I had a lovely long run the other day. Cool temperatures, a slew of podcasts lined up, and I even managed to sneak out of the house before the rest of the family woke up. I covered 14 delightful miles and ran into several friends along my route.
And then I ruined it: I scrolled through social media.
“22 miles and time for a bath with a cup of coffee,” said one friend’s Instagram post.
“15 miles at 8:39/ mi,” said another’s Strava entry.
By the time I was done stretching and rolling out my calves and IT band, I was tense again — this time seething with resentment that other people could spend so much less time on their long runs than me.
You see, I’m not setting any land speed records. I do my long runs at a solid (but right-for-me) tortoise pace which slows when the weather is warmer. That 14-miler? It took me more than two and a half hours. I’d love to be done with my runs sooner to stretch, roll, spend more time with my family, relax, and just get stuff done, but it just doesn’t work that way.
Even if you’re of the school of thought that most training runs can be done by time, not by distance, the long run is an exception. Matt Fitzgerald writes, in his book 80/20 Running:
“A long run is simply an extended foundation run that is measured in distance instead of time … With most workouts, time is a better way to give runners of different abilities an equal challenge. For example, if I tell two runners to run five miles, and one runs ten-minute miles and the other runs six-minute miles, the slower runner is going to be out there for almost an hour while the faster runner is only going to get a half hour of training. It’s better to give everyone a time and let the faster runner cover more distance in that time. But long runs are different, because their job is to build the endurance needed to cover a particular race distance. So long runs really need to be prescribed in distance to give every runner equal preparation to go the distance in their race.”
Basically he’s saying: The marathon doesn’t get any shorter. The marathon, all 26.2 miles of it, doesn’t care if you cover 20 miles in four hours or two. Do the 20-miler and deal with it. Put it this way: the caboose covers the same distance as the rest of the train.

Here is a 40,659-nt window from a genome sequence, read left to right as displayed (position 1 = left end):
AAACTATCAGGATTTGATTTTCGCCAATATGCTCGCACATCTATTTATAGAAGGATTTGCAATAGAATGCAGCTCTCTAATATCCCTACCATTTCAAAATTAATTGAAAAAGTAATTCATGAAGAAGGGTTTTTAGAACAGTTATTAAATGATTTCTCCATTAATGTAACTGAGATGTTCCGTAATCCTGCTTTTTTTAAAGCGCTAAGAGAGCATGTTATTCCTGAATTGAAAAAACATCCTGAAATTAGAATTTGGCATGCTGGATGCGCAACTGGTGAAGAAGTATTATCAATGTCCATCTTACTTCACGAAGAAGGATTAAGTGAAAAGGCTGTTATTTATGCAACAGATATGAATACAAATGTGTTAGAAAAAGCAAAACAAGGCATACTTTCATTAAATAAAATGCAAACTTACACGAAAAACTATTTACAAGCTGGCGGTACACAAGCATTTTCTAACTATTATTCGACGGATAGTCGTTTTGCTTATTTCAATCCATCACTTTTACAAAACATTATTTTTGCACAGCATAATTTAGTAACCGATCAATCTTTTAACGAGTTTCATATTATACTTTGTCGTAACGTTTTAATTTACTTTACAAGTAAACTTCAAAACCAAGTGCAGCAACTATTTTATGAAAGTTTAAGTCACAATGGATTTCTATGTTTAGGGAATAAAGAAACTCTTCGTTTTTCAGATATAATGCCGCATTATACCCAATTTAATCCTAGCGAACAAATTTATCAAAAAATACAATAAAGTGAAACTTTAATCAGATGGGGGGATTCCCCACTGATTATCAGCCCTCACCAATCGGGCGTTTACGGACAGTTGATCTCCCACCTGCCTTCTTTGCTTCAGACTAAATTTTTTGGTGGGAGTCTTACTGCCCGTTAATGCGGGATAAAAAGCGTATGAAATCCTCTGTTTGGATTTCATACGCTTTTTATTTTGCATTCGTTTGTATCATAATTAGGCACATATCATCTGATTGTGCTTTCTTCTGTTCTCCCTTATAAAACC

So what’s the solution? Wake up earlier? (OK, sometimes I set my alarm for 5am. Sometimes I prefer a lie-in. And sometimes I wake up at 5:30 to a toddler exuberantly yelling “WANNA MAKE PANCAKES” in my face anyway.) Split some of my longer weekday runs in two? (I do that regularly, too.) But the long run…is the long run.
It seems like an easy fix to quit social media so I don’t care about what other people are doing. But let’s face it, as an (elderly) millennial, that’s how I keep in touch with friends. And I actually like Strava for accountability. There’s no fudging your training there, because the Garmin (mostly) doesn’t lie. There’s no pretending to yourself you did eight miles when you really did 7.65 … ish. In fact, I looked again at my training log there and discovered that last week’s 42 miles of actual running had really only taken me about seven and a half hours. That includes a long run, a speed workout, a tempo run, and a couple of playground runs with stroller and kid. Seven and a half hours!! That’s an hour a day and change. Surely I can find an hour a day for what matters.
Time management guru Laura Vanderkam agrees. Vanderkam argues that if you work 60 hours a week and sleep 8 hours a night, that still leaves you 52 hours to do things that matter the most to you. Obviously, some time is lost to the friction of commuting, daily life stuff (food doesn’t prepare itself, nor does laundry fold itself) and other transitions, and you’re not going to have equal physical or mental energy during all of those hours, but the principle remains. Let’s say I do 10 hours of running during peak weeks; that still leaves 42 hours for everything else. More, even, because I don’t work 60 hours every week.
I don’t have to do this, obviously. I didn’t sign up for a marathon because I wanted a walk in the park. I’m doing all this running because I like to run, and I like to push myself. I want to finish a marathon to the best of my ability – to race myself, if you will – and feel that I genuinely put in a good effort. And part of putting in this genuine effort, part of not lying to myself, is showing up and doing the training for it. I don’t have to do a long run that takes me three or four hours. I choose to. And I get to. Says this caboose.
Are you jealous of faster runners? How do you make the time?